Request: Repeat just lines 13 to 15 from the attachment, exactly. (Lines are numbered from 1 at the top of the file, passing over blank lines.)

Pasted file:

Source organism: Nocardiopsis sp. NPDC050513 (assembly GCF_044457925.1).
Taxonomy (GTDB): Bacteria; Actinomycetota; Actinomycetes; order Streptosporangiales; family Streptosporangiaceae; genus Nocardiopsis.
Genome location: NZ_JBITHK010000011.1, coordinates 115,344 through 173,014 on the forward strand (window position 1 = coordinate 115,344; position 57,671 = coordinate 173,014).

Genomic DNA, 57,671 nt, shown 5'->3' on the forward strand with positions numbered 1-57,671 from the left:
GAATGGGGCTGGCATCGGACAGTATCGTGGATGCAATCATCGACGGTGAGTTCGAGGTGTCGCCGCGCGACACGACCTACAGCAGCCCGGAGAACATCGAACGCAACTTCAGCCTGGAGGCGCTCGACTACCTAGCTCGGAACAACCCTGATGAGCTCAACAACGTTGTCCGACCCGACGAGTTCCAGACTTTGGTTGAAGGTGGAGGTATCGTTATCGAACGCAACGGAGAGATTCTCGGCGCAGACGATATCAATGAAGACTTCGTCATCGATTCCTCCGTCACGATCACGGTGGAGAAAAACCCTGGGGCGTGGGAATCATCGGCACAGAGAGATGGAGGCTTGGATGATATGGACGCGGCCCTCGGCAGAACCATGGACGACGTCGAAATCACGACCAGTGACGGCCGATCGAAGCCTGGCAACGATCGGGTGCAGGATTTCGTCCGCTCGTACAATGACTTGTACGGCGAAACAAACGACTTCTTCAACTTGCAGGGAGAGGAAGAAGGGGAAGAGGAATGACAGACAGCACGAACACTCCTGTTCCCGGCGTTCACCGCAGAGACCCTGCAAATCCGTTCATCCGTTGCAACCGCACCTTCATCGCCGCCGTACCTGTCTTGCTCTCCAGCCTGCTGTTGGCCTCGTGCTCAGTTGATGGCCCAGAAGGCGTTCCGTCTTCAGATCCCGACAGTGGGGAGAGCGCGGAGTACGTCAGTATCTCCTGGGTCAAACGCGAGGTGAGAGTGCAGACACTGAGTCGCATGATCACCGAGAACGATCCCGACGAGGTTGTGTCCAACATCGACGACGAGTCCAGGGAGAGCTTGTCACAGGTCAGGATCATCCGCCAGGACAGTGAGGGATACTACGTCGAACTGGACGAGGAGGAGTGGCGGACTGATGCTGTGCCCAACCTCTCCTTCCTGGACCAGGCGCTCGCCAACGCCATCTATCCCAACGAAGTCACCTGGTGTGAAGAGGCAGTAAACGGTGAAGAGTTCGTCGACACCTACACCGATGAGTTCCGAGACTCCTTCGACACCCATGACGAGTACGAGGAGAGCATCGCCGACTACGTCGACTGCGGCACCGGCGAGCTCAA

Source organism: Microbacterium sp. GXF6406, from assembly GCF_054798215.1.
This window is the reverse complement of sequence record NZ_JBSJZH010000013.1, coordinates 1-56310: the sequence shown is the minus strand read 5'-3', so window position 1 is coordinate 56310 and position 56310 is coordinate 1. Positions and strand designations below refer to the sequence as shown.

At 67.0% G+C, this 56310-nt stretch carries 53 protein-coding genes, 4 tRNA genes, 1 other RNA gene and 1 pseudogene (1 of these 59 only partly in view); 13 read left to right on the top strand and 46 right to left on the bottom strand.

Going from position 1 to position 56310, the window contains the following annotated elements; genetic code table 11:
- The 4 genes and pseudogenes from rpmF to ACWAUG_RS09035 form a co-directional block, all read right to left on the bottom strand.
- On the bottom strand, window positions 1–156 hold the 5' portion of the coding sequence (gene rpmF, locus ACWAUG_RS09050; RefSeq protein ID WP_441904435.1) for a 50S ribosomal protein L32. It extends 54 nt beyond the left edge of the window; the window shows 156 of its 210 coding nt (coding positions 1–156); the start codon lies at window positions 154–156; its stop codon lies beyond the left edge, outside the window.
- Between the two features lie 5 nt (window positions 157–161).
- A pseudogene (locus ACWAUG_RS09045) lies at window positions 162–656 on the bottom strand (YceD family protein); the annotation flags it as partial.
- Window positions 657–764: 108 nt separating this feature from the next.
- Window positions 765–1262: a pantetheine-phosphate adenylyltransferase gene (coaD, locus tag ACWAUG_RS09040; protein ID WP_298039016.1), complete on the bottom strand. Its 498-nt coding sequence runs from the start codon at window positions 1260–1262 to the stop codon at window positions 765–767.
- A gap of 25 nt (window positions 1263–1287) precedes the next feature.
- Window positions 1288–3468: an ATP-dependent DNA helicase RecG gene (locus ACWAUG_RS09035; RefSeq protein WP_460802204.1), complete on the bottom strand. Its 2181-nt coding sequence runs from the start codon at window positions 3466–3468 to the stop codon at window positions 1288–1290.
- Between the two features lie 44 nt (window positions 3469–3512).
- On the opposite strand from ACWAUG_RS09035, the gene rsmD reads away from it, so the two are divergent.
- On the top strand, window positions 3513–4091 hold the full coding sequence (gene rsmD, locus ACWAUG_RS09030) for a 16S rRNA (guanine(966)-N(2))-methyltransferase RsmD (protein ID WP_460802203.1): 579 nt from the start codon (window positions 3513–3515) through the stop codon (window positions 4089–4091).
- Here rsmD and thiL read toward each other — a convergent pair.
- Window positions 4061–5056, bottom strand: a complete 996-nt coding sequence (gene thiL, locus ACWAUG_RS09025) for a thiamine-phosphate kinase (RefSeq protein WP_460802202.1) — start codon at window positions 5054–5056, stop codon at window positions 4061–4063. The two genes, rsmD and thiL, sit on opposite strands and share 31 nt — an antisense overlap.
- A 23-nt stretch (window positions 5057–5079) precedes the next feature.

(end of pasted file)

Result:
- A pseudogene (locus ACWAUG_RS09045) lies at window positions 162–656 on the bottom strand (YceD family protein); the annotation flags it as partial.
- Window positions 657–764: 108 nt separating this feature from the next.
- Window positions 765–1262: a pantetheine-phosphate adenylyltransferase gene (coaD, locus tag ACWAUG_RS09040; protein ID WP_298039016.1), complete on the bottom strand. Its 498-nt coding sequence runs from the start codon at window positions 1260–1262 to the stop codon at window positions 765–767.